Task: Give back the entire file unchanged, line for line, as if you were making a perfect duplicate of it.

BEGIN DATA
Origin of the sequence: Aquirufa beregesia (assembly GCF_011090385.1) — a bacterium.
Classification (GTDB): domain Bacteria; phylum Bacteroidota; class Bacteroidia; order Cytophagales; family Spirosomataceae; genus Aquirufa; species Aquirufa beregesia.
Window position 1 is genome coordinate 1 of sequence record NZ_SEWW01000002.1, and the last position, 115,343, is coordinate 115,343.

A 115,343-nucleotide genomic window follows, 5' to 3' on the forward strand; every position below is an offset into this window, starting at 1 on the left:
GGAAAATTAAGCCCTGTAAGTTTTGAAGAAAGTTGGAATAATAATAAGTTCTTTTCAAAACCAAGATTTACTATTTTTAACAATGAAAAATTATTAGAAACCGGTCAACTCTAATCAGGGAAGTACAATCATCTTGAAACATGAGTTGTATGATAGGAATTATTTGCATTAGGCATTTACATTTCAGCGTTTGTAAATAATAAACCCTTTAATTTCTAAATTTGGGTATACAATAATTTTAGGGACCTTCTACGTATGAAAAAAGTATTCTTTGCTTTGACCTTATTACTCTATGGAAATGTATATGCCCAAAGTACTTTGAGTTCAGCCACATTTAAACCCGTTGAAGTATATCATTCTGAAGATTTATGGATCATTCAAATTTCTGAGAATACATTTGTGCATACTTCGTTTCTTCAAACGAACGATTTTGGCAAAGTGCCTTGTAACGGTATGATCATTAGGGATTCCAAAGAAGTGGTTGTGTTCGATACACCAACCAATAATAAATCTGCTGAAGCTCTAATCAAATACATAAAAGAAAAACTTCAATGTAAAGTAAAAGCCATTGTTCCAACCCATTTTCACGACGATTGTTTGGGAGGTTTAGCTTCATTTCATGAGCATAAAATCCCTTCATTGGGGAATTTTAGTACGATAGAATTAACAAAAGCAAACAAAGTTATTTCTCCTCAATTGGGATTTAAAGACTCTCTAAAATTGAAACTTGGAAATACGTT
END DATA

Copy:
Origin of the sequence: Aquirufa beregesia (assembly GCF_011090385.1) — a bacterium.
Classification (GTDB): domain Bacteria; phylum Bacteroidota; class Bacteroidia; order Cytophagales; family Spirosomataceae; genus Aquirufa; species Aquirufa beregesia.
Window position 1 is genome coordinate 1 of sequence record NZ_SEWW01000002.1, and the last position, 115,343, is coordinate 115,343.

A 115,343-nucleotide genomic window follows, 5' to 3' on the forward strand; every position below is an offset into this window, starting at 1 on the left:
GGAAAATTAAGCCCTGTAAGTTTTGAAGAAAGTTGGAATAATAATAAGTTCTTTTCAAAACCAAGATTTACTATTTTTAACAATGAAAAATTATTAGAAACCGGTCAACTCTAATCAGGGAAGTACAATCATCTTGAAACATGAGTTGTATGATAGGAATTATTTGCATTAGGCATTTACATTTCAGCGTTTGTAAATAATAAACCCTTTAATTTCTAAATTTGGGTATACAATAATTTTAGGGACCTTCTACGTATGAAAAAAGTATTCTTTGCTTTGACCTTATTACTCTATGGAAATGTATATGCCCAAAGTACTTTGAGTTCAGCCACATTTAAACCCGTTGAAGTATATCATTCTGAAGATTTATGGATCATTCAAATTTCTGAGAATACATTTGTGCATACTTCGTTTCTTCAAACGAACGATTTTGGCAAAGTGCCTTGTAACGGTATGATCATTAGGGATTCCAAAGAAGTGGTTGTGTTCGATACACCAACCAATAATAAATCTGCTGAAGCTCTAATCAAATACATAAAAGAAAAACTTCAATGTAAAGTAAAAGCCATTGTTCCAACCCATTTTCACGACGATTGTTTGGGAGGTTTAGCTTCATTTCATGAGCATAAAATCCCTTCATTGGGGAATTTTAGTACGATAGAATTAACAAAAGCAAACAAAGTTATTTCTCCTCAATTGGGATTTAAAGACTCTCTAAAATTGAAACTTGGAAATACGTT